Police officers praised for saving man in distress on Orwell Bridge
- Credit: Archant
Two police officers have said they acted on instinct to save a serving member of the military in distress on the Orwell Bridge.
Pc Mina Fernandez and Pc Sophie Mitchell, who work for Suffolk Constabulary, put their own lives at risk to save the young man on March 25.
The officers, who are part of the force’s Sentinel team, have been awarded by the Royal Humane Society for their actions that day.
They put themselves in danger by joining the man where he was standing precariously close to the edge of the bridge and managed to talk to him, persuading him to step away from the barrier.
MORE: ‘An outstanding success’ - 500 arrests in fight against organised crimeThe officers, who are not trained negotiators, got there as quickly as they could, with blue lights on, after it came in over the radio.
The officers approached him and Pc Mitchell said: “I think there were a few moments we thought ‘we are physically going to get hands on with this guy’ - thankfully it didn’t come to that. We were certain he was definitely ready [to jump].”
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Pc Fernandez added: “If you have ever been to the top of that bridge, it’s not a great place to be. It’s high, it’s intimidating.”
MORE: Police officer and nurses honoured after heroic Orwell Bridge rescueAfter a few minutes, they managed to talk him away from the barrier and helped him to walk on shaky legs back to the police car.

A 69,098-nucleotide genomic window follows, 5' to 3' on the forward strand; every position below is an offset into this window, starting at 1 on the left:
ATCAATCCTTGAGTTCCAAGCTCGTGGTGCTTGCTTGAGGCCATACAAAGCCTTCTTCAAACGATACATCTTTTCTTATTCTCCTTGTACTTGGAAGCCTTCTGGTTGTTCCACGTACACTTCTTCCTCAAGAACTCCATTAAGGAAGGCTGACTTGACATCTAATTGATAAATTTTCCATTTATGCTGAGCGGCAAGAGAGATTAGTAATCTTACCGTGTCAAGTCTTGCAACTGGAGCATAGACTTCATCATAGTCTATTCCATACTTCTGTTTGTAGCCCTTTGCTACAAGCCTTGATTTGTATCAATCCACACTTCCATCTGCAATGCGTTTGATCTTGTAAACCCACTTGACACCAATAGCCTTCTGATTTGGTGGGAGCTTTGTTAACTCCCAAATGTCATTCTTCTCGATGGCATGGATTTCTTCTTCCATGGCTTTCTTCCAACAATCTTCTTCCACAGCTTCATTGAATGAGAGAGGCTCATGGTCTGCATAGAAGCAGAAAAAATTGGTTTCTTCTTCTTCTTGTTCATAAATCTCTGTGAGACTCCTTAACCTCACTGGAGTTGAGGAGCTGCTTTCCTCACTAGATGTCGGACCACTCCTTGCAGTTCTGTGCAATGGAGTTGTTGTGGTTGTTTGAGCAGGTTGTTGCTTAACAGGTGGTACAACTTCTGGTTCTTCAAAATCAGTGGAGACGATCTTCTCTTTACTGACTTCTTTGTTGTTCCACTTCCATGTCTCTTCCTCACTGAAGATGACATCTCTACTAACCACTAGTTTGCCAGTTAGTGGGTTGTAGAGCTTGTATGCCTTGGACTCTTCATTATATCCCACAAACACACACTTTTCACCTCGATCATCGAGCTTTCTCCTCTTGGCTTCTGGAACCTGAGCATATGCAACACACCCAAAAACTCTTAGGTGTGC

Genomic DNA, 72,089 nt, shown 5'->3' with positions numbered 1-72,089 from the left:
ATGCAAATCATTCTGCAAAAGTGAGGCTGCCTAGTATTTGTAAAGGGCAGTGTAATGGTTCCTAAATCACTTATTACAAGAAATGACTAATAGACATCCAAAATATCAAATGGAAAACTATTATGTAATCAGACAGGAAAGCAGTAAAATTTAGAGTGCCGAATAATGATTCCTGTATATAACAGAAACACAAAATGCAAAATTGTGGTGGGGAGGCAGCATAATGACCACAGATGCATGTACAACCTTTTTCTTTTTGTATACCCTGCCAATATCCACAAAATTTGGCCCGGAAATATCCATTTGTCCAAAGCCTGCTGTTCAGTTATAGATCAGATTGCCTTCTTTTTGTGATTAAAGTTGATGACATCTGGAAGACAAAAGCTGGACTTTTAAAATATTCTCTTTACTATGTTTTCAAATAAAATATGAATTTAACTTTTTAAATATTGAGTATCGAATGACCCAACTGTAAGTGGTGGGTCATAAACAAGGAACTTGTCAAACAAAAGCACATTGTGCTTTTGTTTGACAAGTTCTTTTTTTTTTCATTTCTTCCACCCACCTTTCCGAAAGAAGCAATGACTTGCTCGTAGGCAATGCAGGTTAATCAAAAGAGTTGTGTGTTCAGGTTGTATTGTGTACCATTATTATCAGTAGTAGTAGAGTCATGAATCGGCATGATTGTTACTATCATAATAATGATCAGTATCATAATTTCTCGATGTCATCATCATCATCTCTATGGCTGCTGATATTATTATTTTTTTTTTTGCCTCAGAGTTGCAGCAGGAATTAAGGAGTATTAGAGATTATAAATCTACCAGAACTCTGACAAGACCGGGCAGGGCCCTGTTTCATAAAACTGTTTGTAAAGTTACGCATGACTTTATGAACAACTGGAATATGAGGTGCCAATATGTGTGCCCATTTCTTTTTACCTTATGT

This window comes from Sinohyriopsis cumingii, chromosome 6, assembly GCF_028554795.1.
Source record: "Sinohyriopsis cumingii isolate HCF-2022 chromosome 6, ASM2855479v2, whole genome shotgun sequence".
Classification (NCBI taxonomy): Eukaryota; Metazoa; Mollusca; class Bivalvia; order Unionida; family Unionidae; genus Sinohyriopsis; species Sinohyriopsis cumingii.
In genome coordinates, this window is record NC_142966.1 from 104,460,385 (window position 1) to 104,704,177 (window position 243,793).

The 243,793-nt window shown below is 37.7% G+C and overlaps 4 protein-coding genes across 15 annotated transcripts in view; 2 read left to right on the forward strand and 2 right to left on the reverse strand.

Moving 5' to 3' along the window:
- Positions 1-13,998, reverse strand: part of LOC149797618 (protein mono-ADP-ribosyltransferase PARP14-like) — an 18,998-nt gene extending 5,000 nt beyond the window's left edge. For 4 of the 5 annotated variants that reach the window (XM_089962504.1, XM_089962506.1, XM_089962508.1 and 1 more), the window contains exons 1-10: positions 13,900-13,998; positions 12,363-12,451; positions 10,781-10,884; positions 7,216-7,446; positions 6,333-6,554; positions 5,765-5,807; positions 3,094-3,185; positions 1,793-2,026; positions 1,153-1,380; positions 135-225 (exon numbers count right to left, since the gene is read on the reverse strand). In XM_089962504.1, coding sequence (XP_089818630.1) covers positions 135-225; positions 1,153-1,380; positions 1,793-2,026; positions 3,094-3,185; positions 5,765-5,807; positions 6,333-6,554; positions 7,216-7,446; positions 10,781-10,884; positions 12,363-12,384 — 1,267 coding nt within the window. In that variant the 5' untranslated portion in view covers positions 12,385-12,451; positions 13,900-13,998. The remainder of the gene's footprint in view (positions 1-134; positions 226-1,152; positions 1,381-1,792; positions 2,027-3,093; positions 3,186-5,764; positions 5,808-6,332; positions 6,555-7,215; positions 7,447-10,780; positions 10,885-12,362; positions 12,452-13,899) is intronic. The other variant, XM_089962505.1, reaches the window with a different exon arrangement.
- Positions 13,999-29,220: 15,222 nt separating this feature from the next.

He was driven to a safe place where he opened up to the officers about being in the military.
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Pc Fernandez said: “Mental health is a stigma in his world. He just didn’t want anyone to know.”
He was taken to A&E and from there has been able to get support.
Detective Inspector Mark Pollikett, who nominated the officers for the award, has spoken with the man recently.
He said he “genuinely owes his life to them” and wants to take them out for coffee to say ‘thank you’ when circumstances allow.
MORE: How three major crimes were cracked with the help of Suffolk’s serious crime disruption teamPc Mitchell said they were acting on “just instinct”.
She added: “You get home and you definitely think you made a difference and it reminds you why you joined the job. You do feel proud to serve Suffolk.
“You join the job to help people and he was absolutely in real need of our help and other people’s help that day.”
Det Insp Pollikett said they were “cool, calm and collected” and truly deserve the award and recognition.
He added: “I’m just genuinely really proud of both of them. They have clearly gone above and beyond.”
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